Next time someone complains about singular "they" I'll point them to this 17th century rant against singular "you"
Source: The History of Thomas Elwood, written by Himself, London, 1885, pp. 32-34, https://www.gutenberg.org/ebooks/6925
Discovered from cite in "The Varieties of Religious Experience," by William James, 1902.
@mwl Thank you for sourcing this! I was about to ask if it was George Fox or someone else among the valiant sixty.
@urbanhiker @kacey Aah, that explains it. From memory, I believe singular “you” is much older than 1600, possibly being imported grammatically from Norman French “vous” (vs “tu” for “thou”). People would have been using singular “you” for centuries (like singular “they” now), except Quakers, who I guess made a point of not making a T-V distinction.
We have this in English, but I have a sneaking suspicion that there are languages where there are two "we" pronouns, one for each of those.
I'm actually a thouist myself - I spend way too much time saying "you - I mean all of you, not just you..." and other stuff that adds meaning to the vague "you" that we currently use!
I wouldn't be surprised if this also happens in Australian Aboriginal languages, which often encode incredibly complex and subtle information about relationships and kinship.
@donaghy @kacey Not sure about oxen. Could just be similar plural suffix to "children". English plurals are a mess because of mixed origins, loss of older endings, generalising one example to others, simplification of using "-s" as suffix etc. Some Germanic plurals based on vowel change (umlaut) e.g. goose/geese or mouse/mice. Sometimes no suffix e.g. fish, sheep.
Mind you, Welsh plurals are even worse - different suffixes, umlaut, "singulative" endings etc. Great fun!
@kacey @otfrom I always found this resistance to "pronouns" in English hilarious. All my lecturers at college, most of the academic literature we read, generally formal English used "they/them" all the time. There is nothing particularly new about it. If there is resistance, it's not premised on linguistics, it's premised on politics.
@acousticmirror @kacey @otfrom I think there's a linguistic argument to be made for a third-person singular pronoun that stays conjugation-consistent with he/she/it. Take the following for example: "Andrea is going for a walk and they are bringing their dogs." The conjugation changes number despite referring to the same subject, creating extra ambiguity/confusion.
Unfortunately English just doesn't have a standardized number-disambiguated pronoun for this purpose, even despite the efforts of many neopronoun inventors. (Though I'm partial to "ey/em/eir/emself", perhaps with a starting apostrophe.)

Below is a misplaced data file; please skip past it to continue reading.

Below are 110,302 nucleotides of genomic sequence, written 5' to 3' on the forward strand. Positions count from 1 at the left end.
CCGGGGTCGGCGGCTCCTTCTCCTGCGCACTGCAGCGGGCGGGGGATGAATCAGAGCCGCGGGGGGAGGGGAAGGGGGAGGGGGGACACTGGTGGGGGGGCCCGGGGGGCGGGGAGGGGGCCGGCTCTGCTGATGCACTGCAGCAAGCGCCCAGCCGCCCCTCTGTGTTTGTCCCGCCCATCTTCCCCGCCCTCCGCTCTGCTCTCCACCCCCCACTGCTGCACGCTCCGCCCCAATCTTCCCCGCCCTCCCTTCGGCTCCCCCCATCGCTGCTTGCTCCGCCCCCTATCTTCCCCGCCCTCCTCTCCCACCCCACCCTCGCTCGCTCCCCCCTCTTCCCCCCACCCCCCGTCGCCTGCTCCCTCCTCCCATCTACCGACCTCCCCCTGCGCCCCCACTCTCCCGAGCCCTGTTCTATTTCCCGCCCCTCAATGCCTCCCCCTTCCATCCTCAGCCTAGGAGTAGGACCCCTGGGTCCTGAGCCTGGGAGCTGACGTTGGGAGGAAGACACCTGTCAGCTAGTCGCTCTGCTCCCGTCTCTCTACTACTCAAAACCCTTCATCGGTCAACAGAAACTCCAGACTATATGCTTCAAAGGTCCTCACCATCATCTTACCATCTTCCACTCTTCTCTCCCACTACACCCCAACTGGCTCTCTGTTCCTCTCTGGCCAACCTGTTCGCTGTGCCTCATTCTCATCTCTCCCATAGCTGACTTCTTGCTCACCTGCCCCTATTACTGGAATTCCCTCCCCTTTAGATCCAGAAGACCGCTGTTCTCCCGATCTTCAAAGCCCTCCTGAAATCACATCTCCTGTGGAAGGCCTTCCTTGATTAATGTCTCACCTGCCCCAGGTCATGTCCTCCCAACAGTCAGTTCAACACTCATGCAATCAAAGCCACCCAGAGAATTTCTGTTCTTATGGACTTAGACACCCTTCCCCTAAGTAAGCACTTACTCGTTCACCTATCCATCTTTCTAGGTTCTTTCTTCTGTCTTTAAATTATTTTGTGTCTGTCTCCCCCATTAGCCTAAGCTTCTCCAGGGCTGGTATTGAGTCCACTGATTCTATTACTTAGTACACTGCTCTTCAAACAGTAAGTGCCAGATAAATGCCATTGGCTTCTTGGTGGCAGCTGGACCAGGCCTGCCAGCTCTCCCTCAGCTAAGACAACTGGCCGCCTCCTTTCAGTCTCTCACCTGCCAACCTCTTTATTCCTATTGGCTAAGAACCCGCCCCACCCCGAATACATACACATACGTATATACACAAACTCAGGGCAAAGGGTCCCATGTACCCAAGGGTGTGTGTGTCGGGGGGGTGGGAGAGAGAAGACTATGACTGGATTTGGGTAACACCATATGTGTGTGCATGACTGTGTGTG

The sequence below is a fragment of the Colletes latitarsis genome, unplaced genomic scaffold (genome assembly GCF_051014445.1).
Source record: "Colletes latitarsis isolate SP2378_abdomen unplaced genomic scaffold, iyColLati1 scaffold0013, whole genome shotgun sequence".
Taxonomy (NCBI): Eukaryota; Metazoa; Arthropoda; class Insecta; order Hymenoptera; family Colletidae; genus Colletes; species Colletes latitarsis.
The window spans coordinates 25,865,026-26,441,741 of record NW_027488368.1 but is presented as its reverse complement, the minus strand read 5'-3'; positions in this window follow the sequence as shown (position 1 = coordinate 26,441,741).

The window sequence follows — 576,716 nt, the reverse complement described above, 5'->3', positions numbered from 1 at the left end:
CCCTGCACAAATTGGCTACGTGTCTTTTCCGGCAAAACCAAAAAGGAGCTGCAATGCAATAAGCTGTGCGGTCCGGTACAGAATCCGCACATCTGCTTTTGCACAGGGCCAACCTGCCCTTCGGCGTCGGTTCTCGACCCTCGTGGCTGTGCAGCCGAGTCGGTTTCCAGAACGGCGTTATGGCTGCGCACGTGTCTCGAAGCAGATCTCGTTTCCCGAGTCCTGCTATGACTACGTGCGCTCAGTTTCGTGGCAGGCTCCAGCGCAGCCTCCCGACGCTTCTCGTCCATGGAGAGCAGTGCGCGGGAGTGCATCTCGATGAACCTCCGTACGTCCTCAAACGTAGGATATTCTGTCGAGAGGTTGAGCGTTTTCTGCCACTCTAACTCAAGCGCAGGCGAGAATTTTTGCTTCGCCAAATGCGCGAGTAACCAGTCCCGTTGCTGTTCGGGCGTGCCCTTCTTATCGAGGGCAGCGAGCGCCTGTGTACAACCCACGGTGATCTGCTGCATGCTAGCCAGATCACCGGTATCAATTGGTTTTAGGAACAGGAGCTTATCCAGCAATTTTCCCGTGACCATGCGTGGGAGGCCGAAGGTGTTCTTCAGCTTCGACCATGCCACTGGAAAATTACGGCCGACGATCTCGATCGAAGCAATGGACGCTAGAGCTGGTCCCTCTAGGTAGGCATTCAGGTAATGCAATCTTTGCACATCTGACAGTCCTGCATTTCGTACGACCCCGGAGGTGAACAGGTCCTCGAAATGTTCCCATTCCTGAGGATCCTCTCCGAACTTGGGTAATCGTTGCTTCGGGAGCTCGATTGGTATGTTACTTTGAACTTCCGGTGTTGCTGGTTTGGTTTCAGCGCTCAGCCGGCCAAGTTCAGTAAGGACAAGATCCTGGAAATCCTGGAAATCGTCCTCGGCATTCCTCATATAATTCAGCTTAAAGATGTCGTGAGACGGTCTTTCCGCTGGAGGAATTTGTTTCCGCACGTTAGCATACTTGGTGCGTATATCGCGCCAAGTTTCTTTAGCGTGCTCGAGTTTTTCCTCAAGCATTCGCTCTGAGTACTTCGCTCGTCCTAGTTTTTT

One common idea is he/she, but as @djsumdog mentioned, this is annoying to use, and also doesn't accommodate non-binary people. So it's common to just default to the already-existent "they", despite its flaws.
Meanwhile, I would LOVE to have number disambiguation for second person. I use "y'all" regularly for precisely this reason.
@acousticmirror @kacey @otfrom excessive gendering in speech is a unique trait of the boomer generations speech patterns in England, the literary rule is once a gender is established further genderibgnis needless and rude, so "she went to the market and she had a good time" is incorrect English it should be "she went to the market and they had a good time" by original English language rules.
@kacey of course on the West Coast of Scotland, Gaelic speakers moving to English needed a plural form of you, so they devised youse. And in the US both youse and y’all may be heard as plural forms to fill the gap caused by using you as a singular.
So we have gone full circle.
my favourite thing birdsite has taught me is that singular "they" is so old that the first known written instance is spelled with a þorn.
@kacey Pretty much exactly what I do when people complain about singular "they", even if without the detailed quote.
@kacey it's almost like language evolves over time or something. Who woulda thunk.
Announcing my new pronouns are thou/thoust.
@kacey it's like people don't understand that language is completely made up and changes almost solely based on how its used
@kacey this is so good, I read a thread on the bird site not long ago showing old newspaper articles with a similar issue
@kacey My mum remembers getting into trouble at school for using thee and thou as it was considerd dialectical and Not Proper English. From which, I gather, the main lesson she learned was not to let herself be overheard by teachers.
@kacey i absolutely love this, linguistics is perpetually fascinating.
Woe!! Woe!!! The use of "you" as a singular has DEPRAVED THE MANNERS OF MEN!!!
I didn't even realize (or if I knew it I have entirely forgotten) that "you" used to refer to more than one, and "thou" was the singular.
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